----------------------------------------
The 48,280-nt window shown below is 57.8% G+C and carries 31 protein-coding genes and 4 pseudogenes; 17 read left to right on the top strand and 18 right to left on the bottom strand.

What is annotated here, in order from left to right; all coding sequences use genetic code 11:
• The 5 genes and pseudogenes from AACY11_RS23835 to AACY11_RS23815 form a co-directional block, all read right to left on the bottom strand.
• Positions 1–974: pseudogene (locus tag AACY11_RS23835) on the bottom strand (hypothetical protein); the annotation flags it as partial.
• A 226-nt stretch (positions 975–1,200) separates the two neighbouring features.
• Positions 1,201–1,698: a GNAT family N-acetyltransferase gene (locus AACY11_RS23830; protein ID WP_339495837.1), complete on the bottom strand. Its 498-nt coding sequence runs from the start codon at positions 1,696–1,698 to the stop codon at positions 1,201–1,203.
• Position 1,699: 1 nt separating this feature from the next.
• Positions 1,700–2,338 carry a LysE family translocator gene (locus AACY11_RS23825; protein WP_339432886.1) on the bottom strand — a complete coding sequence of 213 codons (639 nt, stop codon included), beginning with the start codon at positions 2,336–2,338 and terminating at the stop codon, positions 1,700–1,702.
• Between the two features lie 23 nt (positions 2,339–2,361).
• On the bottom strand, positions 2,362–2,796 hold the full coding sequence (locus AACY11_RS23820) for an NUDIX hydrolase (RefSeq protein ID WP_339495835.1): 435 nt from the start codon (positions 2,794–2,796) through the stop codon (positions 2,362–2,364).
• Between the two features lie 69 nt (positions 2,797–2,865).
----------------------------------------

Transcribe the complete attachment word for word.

The 48,280-nt window shown below is 57.8% G+C and carries 31 protein-coding genes and 4 pseudogenes; 17 read left to right on the top strand and 18 right to left on the bottom strand.

What is annotated here, in order from left to right; all coding sequences use genetic code 11:
• The 5 genes and pseudogenes from AACY11_RS23835 to AACY11_RS23815 form a co-directional block, all read right to left on the bottom strand.
• Positions 1–974: pseudogene (locus tag AACY11_RS23835) on the bottom strand (hypothetical protein); the annotation flags it as partial.
• A 226-nt stretch (positions 975–1,200) separates the two neighbouring features.
• Positions 1,201–1,698: a GNAT family N-acetyltransferase gene (locus AACY11_RS23830; protein ID WP_339495837.1), complete on the bottom strand. Its 498-nt coding sequence runs from the start codon at positions 1,696–1,698 to the stop codon at positions 1,201–1,203.
• Position 1,699: 1 nt separating this feature from the next.
• Positions 1,700–2,338 carry a LysE family translocator gene (locus AACY11_RS23825; protein WP_339432886.1) on the bottom strand — a complete coding sequence of 213 codons (639 nt, stop codon included), beginning with the start codon at positions 2,336–2,338 and terminating at the stop codon, positions 1,700–1,702.
• Between the two features lie 23 nt (positions 2,339–2,361).
• On the bottom strand, positions 2,362–2,796 hold the full coding sequence (locus AACY11_RS23820) for an NUDIX hydrolase (RefSeq protein ID WP_339495835.1): 435 nt from the start codon (positions 2,794–2,796) through the stop codon (positions 2,362–2,364).
• Between the two features lie 69 nt (positions 2,797–2,865).